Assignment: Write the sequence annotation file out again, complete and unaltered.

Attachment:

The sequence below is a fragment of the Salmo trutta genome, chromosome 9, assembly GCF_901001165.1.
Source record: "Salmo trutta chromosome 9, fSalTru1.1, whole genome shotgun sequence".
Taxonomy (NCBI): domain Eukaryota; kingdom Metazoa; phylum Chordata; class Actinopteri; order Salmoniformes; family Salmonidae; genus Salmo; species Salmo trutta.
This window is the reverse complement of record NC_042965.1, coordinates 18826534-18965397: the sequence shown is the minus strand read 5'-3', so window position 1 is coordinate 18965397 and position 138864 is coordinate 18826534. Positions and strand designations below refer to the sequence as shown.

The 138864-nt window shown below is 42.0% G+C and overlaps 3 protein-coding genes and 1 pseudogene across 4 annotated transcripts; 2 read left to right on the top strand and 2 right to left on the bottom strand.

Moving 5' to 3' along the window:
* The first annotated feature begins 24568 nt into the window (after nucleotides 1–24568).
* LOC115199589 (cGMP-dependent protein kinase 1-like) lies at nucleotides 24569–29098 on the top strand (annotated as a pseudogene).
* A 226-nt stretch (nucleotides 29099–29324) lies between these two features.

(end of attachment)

The sequence below is a fragment of the Salmo trutta genome, chromosome 9, assembly GCF_901001165.1.
Source record: "Salmo trutta chromosome 9, fSalTru1.1, whole genome shotgun sequence".
Taxonomy (NCBI): domain Eukaryota; kingdom Metazoa; phylum Chordata; class Actinopteri; order Salmoniformes; family Salmonidae; genus Salmo; species Salmo trutta.
This window is the reverse complement of record NC_042965.1, coordinates 18826534-18965397: the sequence shown is the minus strand read 5'-3', so window position 1 is coordinate 18965397 and position 138864 is coordinate 18826534. Positions and strand designations below refer to the sequence as shown.

The 138864-nt window shown below is 42.0% G+C and overlaps 3 protein-coding genes and 1 pseudogene across 4 annotated transcripts; 2 read left to right on the top strand and 2 right to left on the bottom strand.

Moving 5' to 3' along the window:
* The first annotated feature begins 24568 nt into the window (after nucleotides 1–24568).
* LOC115199589 (cGMP-dependent protein kinase 1-like) lies at nucleotides 24569–29098 on the top strand (annotated as a pseudogene).
* A 226-nt stretch (nucleotides 29099–29324) lies between these two features.